Walnut Creek Bend Picture of the Week

Walnut Creek Bend - It's perplexing to understand how a normally dry creek could carve a deep gorge into the surrounding limestone.
Walnut Creek Bend – It’s perplexing how a usually dry creek could carve a deep gorge into the surrounding limestone.

We had to break from the heat last month, so we drug the trailer up to Flagstaff. We didn’t escape the humidity, though. Since it’s the height of the monsoon season, the weather in the high country was the same as at home—only 30°cooler. There’s been a lot of news earlier this summer about the Flagstaff fires, so we found an RV park on the west side of town—right where Old Route 66 merges with Interstate 40. When we got there, the seasonal rains had already quenched the burn. U.S. 89, which both fires crossed, had reopened, but Sunset Crater National Monument is still closed. It suffered extensive damage to the campgrounds and buildings (otherwise, the cinder cone and Bonita Lava Flow were unharmed).

Our trip served a couple of purposes. First, I needed topics to get this publication through the balance of the hot summer months. Second, we wanted to take Ritz (our trailer) on a shakedown cruise to see how well it and the Jeep played together. Finally, we longed to sleep under the covers with open windows in air, not contaminated with that old-person smell—we accomplished all of that. It’s hard to describe how wonderful it felt to enjoy a glass of wine outside and listen to the sound of rain on the awning. Besides, there’s no more fabulous evening entertainment than watching a newbie learn how to do their first black-tank dump (go back and watch the 2006 movie RV again).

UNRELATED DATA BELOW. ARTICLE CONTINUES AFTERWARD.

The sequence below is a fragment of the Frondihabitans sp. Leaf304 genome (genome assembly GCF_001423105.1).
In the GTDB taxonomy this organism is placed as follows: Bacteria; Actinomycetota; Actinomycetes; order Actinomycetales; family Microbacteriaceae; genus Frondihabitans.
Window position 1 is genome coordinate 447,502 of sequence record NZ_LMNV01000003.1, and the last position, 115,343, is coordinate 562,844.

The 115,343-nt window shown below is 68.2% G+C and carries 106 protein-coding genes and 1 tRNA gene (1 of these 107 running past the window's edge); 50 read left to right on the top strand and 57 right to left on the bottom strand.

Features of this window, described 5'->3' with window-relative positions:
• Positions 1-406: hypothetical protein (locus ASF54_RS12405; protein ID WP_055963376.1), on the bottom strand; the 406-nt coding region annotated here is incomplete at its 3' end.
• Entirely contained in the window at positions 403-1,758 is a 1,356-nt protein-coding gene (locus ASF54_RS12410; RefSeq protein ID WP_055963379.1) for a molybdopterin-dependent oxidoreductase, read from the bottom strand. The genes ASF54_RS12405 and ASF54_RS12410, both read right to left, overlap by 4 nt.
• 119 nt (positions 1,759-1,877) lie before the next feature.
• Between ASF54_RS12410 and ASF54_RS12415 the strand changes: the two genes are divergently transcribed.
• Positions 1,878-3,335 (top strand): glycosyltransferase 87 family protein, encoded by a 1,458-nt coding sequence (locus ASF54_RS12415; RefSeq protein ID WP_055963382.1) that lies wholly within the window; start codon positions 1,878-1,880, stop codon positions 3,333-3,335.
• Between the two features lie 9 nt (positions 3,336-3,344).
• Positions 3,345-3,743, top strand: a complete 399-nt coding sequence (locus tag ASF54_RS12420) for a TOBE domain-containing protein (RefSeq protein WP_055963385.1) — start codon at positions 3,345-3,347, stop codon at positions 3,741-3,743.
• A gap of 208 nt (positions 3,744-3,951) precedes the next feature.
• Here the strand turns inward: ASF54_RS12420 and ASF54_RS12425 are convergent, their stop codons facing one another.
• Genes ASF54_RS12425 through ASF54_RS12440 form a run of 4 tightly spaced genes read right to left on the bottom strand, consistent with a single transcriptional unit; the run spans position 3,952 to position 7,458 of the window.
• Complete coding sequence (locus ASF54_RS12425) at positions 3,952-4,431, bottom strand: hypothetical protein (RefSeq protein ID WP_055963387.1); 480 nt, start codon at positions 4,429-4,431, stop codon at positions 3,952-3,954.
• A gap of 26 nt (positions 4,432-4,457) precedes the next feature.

This month’s project is one of the excursions we made to a place that neither Queen Anne nor I have ever been to—Walnut Canyon National Monument. I’m not sure why we missed it. It’s only a couple of miles south of I-40 on Flagstaff’s east side. As you drive the road south, it transitions from Ponderosa Pine to Juniper, so the elevation is lower than the town. The monument is primarily known for the Sinagua cliff dwellings—which I’ll discuss in the upcoming weeks, but it’s the creek we’re interested in today.

On the Colorado Plateau, water generally flows to the Colorado River. In Flagstaff, however, someone put our state’s tallest mountain in the way, so water has to drain around the San Francisco Peaks. A couple of miles west of town, you cross the Flag Divide, where streams flow west of the mountains. East of the divide is the Rio Flag and Walnut Creek Drainage system. Here the streams flow east of the volcanoes into the Little Colorado River. Walnut Creek drains Mormon Lake, Upper Lake Mary, and Lower Lake Mary. You can count Arizona’s natural lakes with one hand, and this little creek drains three of them. Perhaps that explains how an ordinarily dry creek could carve a deep channel into the limestone. Of course, all of that happened before our 22-year drought. Today, Mormon Lake is a broad, shallow dry lake with a mud puddle marking its deep spot, and both Mary Lakes are similarly low.